Prime Minister Shehbaz Sharif has hailed “exemplary” relations between Pakistan and Turkey, saying the countries support each other on all issues of core interest including the disputes related to occupied Kashmir and Northern Cyprus.
He made the remarks in an interview with Turkish media outlet Anadolu Agency ahead of his three-day visit to the country.
The prime minister left for Turkey today. During his trip, he will meet Turkish businessmen and traders, visit the mausoleum of Mustafa Kemal Ataturk, the founder of the Republic of Turkey, and issue a commemorative plaque alongside Turkish President Recep Tayyip Erdogan to mark 75 years since the establishment of diplomatic relations between the two countries.
Foreign Minister Bilawal Bhutto Zardari reached Ankara yesterday, and was received by Ankara Governor Vasip Sahin.
In the interview, PM Shehbaz said Pakistan and Turkey had always stood by each other for the last 75 years. “These historical relations are grounded firmly in common religious, cultural and linguistic links and transcend political changes on either side.”
Both countries had similar views on regional and international issues and collaborated closely on bilateral, regional and multilateral forums, he said.
He also thanked Turkey’s leadership for its principled support on the Kashmir issue.
The prime minister said that while cultural and people-to-people relations between the two countries were on an upward trajectory, Pakistan was now focusing on increasing economic cooperation.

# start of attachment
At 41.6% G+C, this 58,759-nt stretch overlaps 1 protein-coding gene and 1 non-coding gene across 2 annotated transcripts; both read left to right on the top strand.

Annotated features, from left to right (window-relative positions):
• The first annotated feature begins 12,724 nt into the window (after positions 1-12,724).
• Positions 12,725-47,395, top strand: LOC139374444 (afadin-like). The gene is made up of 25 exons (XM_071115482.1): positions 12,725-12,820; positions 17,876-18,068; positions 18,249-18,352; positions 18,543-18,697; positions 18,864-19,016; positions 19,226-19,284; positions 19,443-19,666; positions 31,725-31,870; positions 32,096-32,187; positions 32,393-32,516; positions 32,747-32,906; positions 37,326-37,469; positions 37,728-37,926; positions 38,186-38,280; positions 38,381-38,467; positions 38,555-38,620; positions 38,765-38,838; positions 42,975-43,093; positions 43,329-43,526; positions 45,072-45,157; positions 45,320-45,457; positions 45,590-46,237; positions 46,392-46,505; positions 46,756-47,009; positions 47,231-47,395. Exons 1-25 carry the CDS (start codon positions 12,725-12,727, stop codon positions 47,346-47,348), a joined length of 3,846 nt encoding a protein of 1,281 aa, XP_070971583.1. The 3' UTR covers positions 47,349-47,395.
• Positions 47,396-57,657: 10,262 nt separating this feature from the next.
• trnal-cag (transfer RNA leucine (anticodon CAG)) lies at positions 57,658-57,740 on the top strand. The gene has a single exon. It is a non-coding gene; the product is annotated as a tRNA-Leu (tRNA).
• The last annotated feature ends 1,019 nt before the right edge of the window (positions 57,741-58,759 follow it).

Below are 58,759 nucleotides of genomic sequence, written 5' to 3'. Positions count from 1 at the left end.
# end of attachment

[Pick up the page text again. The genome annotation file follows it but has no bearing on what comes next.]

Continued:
“The current level of bilateral trade is still not a true reflection of the excellent state of our relationship. This is also an area where immense opportunities exist for both countries. During my visit here, I am meeting leading Turkish business companies to encourage them to utilise the immense opportunities existing in Pakistan in various fields, including energy, infrastructure, e-commerce, municipal agro-based industry and IT sectors, etc.”
Trade with India
In response to a question about trade with India, Prime Minister Shehbaz said Pakistan and India had a “lot to gain from mutually beneficial trade”.
However, Pakistan had taken the decision to downgrade relations with India after Aug 5, 2019, when it revoked occupied Kashmir’s special autonomy, he recalled.
“We are cognisant of the economic dividends that can be accrued from a healthy trade activity with India. However, in the wake of continued brutalisation of the Kashmiri people, attempts to change the demographic structure of the occupied territory, and continued denial by India of the Kashmiris’ rights, it is hard to imagine that progress can be made on the trade front.”
He further said that India would have to take the onus for normalisation of relations by revisiting its decision of Aug 2019 and creating a conducive environment for dialogue.
When the premier was questioned about Pakistan’s place in the United States’ policy on the Asia-Pacific region, he said the two countries had a “longstanding and broad-based relationship”.
Pakistan wanted to deepen and widen its engagement with the US, he said, pointing out that the country was the biggest export market and a major source of investment and revenue.
There is a lot of potential to expand the trade, commercial and investment aspects of this relationship even further, he added.
The prime minister also urged US companies to invest in Pakistan, especially in the information technology sector.
PTI invited to discuss charter of economy
Prime Minister Shehbaz stressed that the PML-N-led coalition government did not believe in “any kind of polarisation”. The incumbent government was formed of “almost all” political forces from the provinces, except the PTI, he added.